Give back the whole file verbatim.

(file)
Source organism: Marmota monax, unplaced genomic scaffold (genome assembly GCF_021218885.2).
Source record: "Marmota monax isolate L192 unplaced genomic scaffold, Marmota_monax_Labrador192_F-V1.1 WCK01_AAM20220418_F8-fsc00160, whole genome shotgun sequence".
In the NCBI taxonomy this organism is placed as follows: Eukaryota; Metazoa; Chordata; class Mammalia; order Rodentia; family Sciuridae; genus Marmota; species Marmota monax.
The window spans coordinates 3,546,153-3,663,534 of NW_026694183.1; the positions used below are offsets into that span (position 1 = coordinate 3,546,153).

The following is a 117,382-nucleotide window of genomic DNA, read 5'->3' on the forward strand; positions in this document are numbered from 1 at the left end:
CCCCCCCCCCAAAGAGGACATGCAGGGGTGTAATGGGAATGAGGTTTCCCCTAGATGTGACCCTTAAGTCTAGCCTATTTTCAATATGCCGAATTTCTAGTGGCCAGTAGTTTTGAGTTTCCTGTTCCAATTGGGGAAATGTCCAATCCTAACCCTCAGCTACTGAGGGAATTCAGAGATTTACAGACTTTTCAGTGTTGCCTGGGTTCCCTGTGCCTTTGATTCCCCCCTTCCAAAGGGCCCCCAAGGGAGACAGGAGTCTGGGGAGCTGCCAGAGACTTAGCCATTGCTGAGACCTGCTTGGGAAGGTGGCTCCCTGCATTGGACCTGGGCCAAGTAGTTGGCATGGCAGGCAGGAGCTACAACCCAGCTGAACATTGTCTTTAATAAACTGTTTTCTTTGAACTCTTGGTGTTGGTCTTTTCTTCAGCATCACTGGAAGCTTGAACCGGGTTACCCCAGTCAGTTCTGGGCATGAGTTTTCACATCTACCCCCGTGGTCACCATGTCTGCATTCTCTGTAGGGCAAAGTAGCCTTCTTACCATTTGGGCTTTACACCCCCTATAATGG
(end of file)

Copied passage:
Source organism: Marmota monax, unplaced genomic scaffold (genome assembly GCF_021218885.2).
Source record: "Marmota monax isolate L192 unplaced genomic scaffold, Marmota_monax_Labrador192_F-V1.1 WCK01_AAM20220418_F8-fsc00160, whole genome shotgun sequence".
In the NCBI taxonomy this organism is placed as follows: Eukaryota; Metazoa; Chordata; class Mammalia; order Rodentia; family Sciuridae; genus Marmota; species Marmota monax.
The window spans coordinates 3,546,153-3,663,534 of NW_026694183.1; the positions used below are offsets into that span (position 1 = coordinate 3,546,153).

The following is a 117,382-nucleotide window of genomic DNA, read 5'->3' on the forward strand; positions in this document are numbered from 1 at the left end:
CCCCCCCCCCAAAGAGGACATGCAGGGGTGTAATGGGAATGAGGTTTCCCCTAGATGTGACCCTTAAGTCTAGCCTATTTTCAATATGCCGAATTTCTAGTGGCCAGTAGTTTTGAGTTTCCTGTTCCAATTGGGGAAATGTCCAATCCTAACCCTCAGCTACTGAGGGAATTCAGAGATTTACAGACTTTTCAGTGTTGCCTGGGTTCCCTGTGCCTTTGATTCCCCCCTTCCAAAGGGCCCCCAAGGGAGACAGGAGTCTGGGGAGCTGCCAGAGACTTAGCCATTGCTGAGACCTGCTTGGGAAGGTGGCTCCCTGCATTGGACCTGGGCCAAGTAGTTGGCATGGCAGGCAGGAGCTACAACCCAGCTGAACATTGTCTTTAATAAACTGTTTTCTTTGAACTCTTGGTGTTGGTCTTTTCTTCAGCATCACTGGAAGCTTGAACCGGGTTACCCCAGTCAGTTCTGGGCATGAGTTTTCACATCTACCCCCGTGGTCACCATGTCTGCATTCTCTGTAGGGCAAAGTAGCCTTCTTACCATTTGGGCTTTACACCCCCTATAATGG